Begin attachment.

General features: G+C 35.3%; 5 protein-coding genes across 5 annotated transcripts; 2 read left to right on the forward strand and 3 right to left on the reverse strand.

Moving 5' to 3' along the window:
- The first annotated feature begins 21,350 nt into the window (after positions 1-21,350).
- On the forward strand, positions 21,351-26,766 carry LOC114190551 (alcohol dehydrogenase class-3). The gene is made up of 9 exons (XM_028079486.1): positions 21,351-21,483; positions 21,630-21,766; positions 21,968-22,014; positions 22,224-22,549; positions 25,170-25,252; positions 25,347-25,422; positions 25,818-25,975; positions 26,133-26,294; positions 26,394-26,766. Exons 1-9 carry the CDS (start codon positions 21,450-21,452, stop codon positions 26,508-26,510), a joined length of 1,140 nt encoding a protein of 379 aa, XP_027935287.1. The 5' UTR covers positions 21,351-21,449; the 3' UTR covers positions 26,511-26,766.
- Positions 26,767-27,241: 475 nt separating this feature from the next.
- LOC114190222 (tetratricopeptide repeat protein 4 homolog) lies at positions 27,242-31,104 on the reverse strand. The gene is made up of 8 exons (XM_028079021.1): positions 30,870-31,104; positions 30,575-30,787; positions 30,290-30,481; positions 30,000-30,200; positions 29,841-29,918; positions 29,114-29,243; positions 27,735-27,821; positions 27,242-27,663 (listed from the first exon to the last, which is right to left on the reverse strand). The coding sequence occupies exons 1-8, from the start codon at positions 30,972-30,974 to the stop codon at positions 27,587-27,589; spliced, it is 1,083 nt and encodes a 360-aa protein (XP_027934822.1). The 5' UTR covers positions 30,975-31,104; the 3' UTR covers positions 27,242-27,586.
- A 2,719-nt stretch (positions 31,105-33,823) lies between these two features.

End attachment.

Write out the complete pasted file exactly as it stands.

General features: G+C 35.3%; 5 protein-coding genes across 5 annotated transcripts; 2 read left to right on the forward strand and 3 right to left on the reverse strand.

Moving 5' to 3' along the window:
- The first annotated feature begins 21,350 nt into the window (after positions 1-21,350).
- On the forward strand, positions 21,351-26,766 carry LOC114190551 (alcohol dehydrogenase class-3). The gene is made up of 9 exons (XM_028079486.1): positions 21,351-21,483; positions 21,630-21,766; positions 21,968-22,014; positions 22,224-22,549; positions 25,170-25,252; positions 25,347-25,422; positions 25,818-25,975; positions 26,133-26,294; positions 26,394-26,766. Exons 1-9 carry the CDS (start codon positions 21,450-21,452, stop codon positions 26,508-26,510), a joined length of 1,140 nt encoding a protein of 379 aa, XP_027935287.1. The 5' UTR covers positions 21,351-21,449; the 3' UTR covers positions 26,511-26,766.
- Positions 26,767-27,241: 475 nt separating this feature from the next.
- LOC114190222 (tetratricopeptide repeat protein 4 homolog) lies at positions 27,242-31,104 on the reverse strand. The gene is made up of 8 exons (XM_028079021.1): positions 30,870-31,104; positions 30,575-30,787; positions 30,290-30,481; positions 30,000-30,200; positions 29,841-29,918; positions 29,114-29,243; positions 27,735-27,821; positions 27,242-27,663 (listed from the first exon to the last, which is right to left on the reverse strand). The coding sequence occupies exons 1-8, from the start codon at positions 30,972-30,974 to the stop codon at positions 27,587-27,589; spliced, it is 1,083 nt and encodes a 360-aa protein (XP_027934822.1). The 5' UTR covers positions 30,975-31,104; the 3' UTR covers positions 27,242-27,586.
- A 2,719-nt stretch (positions 31,105-33,823) lies between these two features.